In the previous article I described how I got sparked to investigate how I can create a bi-directional replication scenario in which I can synchronize data back and forth between entities.
For the sake of simplicity I’ll focus initially in synchronizing the data within a sinlge CRM organization. Later on I will describe how we can set up a mechanism that can replicate between CRM organizations either on-line, on-premise or in a hybrid mix. The only limitation is your imagination…
Before I come to that stage I’ll focus on some basics, and come with an solid answer to the question: “What is replication?”.
If we look at the definition in the Cambridge Dictionary, we can find the following definition:
[FORMAL] to make or do something again in exactly the same way:
[SPECIALIZED biology, computing] If organisms and genetic or other structures replicate, they make exact copies of themselves:
To put it in the context of this article: “Replication is a process in which an exact copy of data is made.”
This means that every change in the source entity should be reflected in the destination entity, this can be for all data fields or for a subset of the fields. In our case we will stick to a subset of relevant fields that we want to be replicated.
This answer raises a couple of questions:
- How do we guarantee that all changes are reflected?
- How can we design it for performance?
- How can we ensure that all changes will be replication in case of a failing data connection?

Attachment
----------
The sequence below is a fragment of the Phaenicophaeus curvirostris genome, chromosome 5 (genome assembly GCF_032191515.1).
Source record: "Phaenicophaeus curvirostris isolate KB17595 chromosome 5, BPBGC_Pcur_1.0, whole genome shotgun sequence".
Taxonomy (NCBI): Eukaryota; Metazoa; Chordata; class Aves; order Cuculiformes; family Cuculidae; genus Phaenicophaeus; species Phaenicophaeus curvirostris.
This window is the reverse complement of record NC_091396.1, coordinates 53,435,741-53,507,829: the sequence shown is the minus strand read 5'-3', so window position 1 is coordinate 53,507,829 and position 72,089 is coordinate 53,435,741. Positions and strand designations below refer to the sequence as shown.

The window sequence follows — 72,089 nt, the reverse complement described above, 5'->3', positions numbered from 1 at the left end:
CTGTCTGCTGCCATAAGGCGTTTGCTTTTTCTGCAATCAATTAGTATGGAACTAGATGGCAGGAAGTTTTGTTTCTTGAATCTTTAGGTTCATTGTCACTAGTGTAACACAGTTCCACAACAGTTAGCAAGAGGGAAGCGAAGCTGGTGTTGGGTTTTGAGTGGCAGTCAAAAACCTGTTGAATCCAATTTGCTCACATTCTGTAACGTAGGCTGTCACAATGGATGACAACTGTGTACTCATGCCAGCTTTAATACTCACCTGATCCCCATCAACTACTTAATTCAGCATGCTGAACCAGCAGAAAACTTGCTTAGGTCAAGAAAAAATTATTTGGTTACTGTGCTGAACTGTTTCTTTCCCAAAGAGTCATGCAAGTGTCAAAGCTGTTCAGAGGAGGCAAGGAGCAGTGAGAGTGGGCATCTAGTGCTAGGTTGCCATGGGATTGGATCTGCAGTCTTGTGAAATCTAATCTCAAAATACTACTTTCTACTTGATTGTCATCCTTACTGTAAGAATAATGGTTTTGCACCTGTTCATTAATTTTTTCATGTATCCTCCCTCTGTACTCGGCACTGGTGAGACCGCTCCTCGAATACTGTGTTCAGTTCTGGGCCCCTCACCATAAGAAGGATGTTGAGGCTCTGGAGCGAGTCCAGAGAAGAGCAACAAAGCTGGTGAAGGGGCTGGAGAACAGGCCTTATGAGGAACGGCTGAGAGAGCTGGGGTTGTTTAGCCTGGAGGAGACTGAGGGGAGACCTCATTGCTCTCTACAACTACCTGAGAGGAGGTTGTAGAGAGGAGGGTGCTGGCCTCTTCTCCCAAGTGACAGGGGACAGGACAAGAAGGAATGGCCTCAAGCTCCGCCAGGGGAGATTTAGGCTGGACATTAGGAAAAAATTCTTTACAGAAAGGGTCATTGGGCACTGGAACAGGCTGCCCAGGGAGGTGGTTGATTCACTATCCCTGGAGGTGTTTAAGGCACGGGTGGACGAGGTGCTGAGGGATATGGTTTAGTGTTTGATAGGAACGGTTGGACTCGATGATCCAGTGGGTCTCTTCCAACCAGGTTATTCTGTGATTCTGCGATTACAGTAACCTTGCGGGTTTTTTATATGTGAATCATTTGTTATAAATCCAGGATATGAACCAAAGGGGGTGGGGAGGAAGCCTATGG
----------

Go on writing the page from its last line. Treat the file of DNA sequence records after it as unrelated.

Back in the days when replication was introduced in SQL Server, I remember that a specialized database was created in which all changes were stored temporary. The changes were picked up a specific intervals and sent to a destination SQL Server. Once the change was sent safely, the change was removed from the specialized database.
In my mechanism I want to implement a mechanism like this, by storing the changes in a custom message entity we can queueu the messages and process it whenever is appropriate.
The messages are processed by using a FIFO mechanism (first in first out). When storing the changes in the custom message entity, we can specify what kind of change the message is (e.g. create, update, delete).
This would result in the image below. We have an entity in which we add, update or delete records. Every change results in a change message that is stored in a custom message entity.
This process can be straight forward. On an entity we can define a couple of asynchronous plug-in steps that react to create, update or delete messages. The message that is written can contain the following information:
Field containing the date and time of the action
Action of the message (create, update, delete)
- Regarding ObjectId
Entity reference to the source entity
Field containing the serialized data of the source entity (or from subset of fields)
Once we stored this data we can create a message pump. A message pump is a process that will read the message entity continuously in order to get the change messages.
The change messages are read in the same sequence they were added to the message entity. Once a change message is read by the message pump, based on the MessageAction the changes are reflected on the destination enity. Resulting in the picture below.
This covers the basics for setting up a simple one way replication pattern. What I didn’t describe is that I need to specify somewhere what the routing is going to be. This means that I need to specify where data from a certain entity is going to be transferred to.
Furthermore I want to be able to specify just the set of fields I’m interested in. I also need to define what to do in case the replication might fail…
I’m getting there but not quite yet. In the next article I’ll discuss the loose ends and from there on I can describe what it takes to create a mechanism that will enable bidirectional replication as the mechanism I described above will cause a replication storm in case of bidirectional replication.
Sound like fun to me!